The process of the present invention first requires formation of the type impression, which can be formed from any printing device which uses an ink bearing fabric ribbon. Preferred among these will be dot matrix printers, impact printers (often referred to as "daisy wheel" or "thimble" printers) and typewriters. Typewriters and impact printers normally form the type impressions using type bars or daisy wheel or thimble stalks which each have formed thereon one or more letters, numbers or symbols. Dot matrix printers form the type impression by simultaneously striking the ribbon against the paper surface with one or more of a cluster of closely grouped pins. Most commercial dot matrix printers have the pins in a cluster of 9 or 24 pins, depending on the degree of resolution and printing speed which the manufacturer wishes to obtain. The dot matrix printers are more versatile in forming type impressions than are the impact printers or typewriters, since the dot matrix printers can form any figure or "graphic," including letters, numbers and symbols, which can be formed in whole or in part from the simultaneous impact of some or all of the pins in the print head group. It is also possible to form extended figures by combining the appearance of two or more adjacent pin impressions or "pixels." Consequently, as used herein the term "type impression" is intended to be construed broadly to encompass not only conventional letters, numbers and symbols as may be produced by any of the aforesaid devices, but also those additional symbols and "graphics" which may be produced by dot matrix printers using one pixel or a plurality of adjoining or associated pixels.

The printer or typewriter must have an ink bearing fabric ribbon from which the type impression is formed by striking the type bar, type stalk or dot matrix pins against the ribbon and onto the underlying paper surface. I have determined that the process of this invention will not work with non-fabric ribbons, which can be defined as those film ribbons (usually formed of polymers such as "Mylar™") which are not in the form of ink bearing ribbons but rather which are produced by coating with carbon particles or similar carbonaceous materials and which are commonly referred to commercially as "carbon ribbons." For the purpose of this invention, fabric ribbons are considered to be those made of materials such as cotton cloth, nylon cloth or the like, which are formed usually by matting or weaving to provide a fabric onto whose surface the ink is applied and into which the ink penetrates and is generally impregnated. The distinction between fabric ribbons and non-fabric ribbons as described above will be readily understood by those skilled in the art.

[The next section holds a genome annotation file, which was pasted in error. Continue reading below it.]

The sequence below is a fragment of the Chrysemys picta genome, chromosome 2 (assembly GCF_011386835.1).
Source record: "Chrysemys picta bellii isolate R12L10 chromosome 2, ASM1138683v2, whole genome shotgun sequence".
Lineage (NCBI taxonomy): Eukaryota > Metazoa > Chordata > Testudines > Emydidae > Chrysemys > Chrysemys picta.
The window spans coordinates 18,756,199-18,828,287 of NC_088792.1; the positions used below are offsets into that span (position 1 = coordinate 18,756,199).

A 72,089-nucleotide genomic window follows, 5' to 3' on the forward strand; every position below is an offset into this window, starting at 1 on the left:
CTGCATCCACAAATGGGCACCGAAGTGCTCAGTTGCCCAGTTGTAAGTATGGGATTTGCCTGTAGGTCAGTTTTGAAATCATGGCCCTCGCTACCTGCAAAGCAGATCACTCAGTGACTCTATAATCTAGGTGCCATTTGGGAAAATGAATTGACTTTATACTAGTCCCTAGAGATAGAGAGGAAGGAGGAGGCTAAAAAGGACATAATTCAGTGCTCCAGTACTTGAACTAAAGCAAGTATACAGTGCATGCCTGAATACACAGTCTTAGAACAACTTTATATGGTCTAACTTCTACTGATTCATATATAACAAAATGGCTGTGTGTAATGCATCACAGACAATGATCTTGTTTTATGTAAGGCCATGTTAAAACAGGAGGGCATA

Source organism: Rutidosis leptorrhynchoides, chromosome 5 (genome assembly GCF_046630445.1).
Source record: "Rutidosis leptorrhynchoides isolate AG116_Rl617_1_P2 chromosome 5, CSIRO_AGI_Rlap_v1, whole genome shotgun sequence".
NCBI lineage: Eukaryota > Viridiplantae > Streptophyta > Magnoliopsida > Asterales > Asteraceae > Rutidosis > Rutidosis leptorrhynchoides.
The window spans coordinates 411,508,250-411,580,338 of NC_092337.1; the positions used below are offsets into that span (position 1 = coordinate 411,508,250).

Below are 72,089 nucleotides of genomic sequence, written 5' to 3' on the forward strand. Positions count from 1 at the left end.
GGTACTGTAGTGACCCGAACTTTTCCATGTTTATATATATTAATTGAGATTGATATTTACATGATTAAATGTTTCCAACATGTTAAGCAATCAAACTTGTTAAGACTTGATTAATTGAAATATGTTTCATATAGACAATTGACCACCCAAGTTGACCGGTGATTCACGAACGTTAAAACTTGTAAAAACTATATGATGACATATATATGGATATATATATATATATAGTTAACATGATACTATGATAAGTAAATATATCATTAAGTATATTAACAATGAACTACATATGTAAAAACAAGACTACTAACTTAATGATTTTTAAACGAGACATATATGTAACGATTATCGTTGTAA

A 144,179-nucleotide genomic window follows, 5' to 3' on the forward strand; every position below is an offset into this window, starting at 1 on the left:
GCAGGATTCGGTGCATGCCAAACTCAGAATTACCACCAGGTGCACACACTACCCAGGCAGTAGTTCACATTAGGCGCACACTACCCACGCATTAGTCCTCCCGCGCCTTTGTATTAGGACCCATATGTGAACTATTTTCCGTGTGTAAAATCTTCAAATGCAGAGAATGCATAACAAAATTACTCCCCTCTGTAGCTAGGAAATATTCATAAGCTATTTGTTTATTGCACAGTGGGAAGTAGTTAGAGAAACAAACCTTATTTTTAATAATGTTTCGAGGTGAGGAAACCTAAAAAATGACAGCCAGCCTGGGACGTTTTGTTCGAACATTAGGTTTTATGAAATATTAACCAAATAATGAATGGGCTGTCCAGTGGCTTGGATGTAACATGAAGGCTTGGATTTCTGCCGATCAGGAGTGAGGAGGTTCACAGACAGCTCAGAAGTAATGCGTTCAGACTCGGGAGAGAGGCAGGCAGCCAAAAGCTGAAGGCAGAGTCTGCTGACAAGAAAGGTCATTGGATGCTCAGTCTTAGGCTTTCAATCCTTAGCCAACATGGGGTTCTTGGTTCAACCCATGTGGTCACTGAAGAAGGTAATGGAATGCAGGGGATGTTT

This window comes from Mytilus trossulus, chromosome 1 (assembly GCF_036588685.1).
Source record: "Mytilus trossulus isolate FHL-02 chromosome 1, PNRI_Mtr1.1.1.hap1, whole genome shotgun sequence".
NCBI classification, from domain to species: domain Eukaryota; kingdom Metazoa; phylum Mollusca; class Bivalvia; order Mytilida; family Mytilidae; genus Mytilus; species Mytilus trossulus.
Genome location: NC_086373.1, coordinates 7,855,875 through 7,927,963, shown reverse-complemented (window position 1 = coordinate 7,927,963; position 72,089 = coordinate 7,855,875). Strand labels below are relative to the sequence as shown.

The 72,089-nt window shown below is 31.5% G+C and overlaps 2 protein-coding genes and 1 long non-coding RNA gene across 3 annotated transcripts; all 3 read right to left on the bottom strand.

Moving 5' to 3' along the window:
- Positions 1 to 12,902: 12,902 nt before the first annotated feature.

Ribbons of a hybrid sort known as "multi-strike" ribbons have been tried in this process and have been found to be of only marginal operability. Consequently, while some such ribbons might be of use, the preferred fabric ribbons of the present invention will be other than the "multi-strike" ribbons.

The ink useful herein may be any of the conventional inks used for typewriter ribbons, printer ribbons and the like. Excluded, as discussed above, are carbon coatings of the type used on "carbon ribbons" and similar carbonaceous coatings. The inks useful herein are defined by the art as quick drying or non-wet inks, and differ significantly from the slow-drying wet inks which are used in the prior art thermography processes.

After the type impression is formed by the printer or typewriter, standard thermography powder is dusted, sprinkled, blown or otherwise deposited over the type impression. The amount of time elapsing from the formation of the impression to the deposition of the thermography powder is not critical, since the standard ribbon inks useful in this invention are substantially dry within seconds after the impression is formed. Therefore by the time the user can remove the printed sheet from the printer and prepare to apply the thermography powder, the ink in the type impression has reached substantial equilibrium and will not significantly change its properties with respect to fusion with the thermography powder for a substantial period of time, commonly at least about one hour. It is, however, preferred that the deposition and subsequent heating and cooling steps of the process be performed within a few minutes of the time that the printed sheet is removed from the printer, preferably within no more than about 5 to 10 minutes of the removal from the printer, to obtain the best results.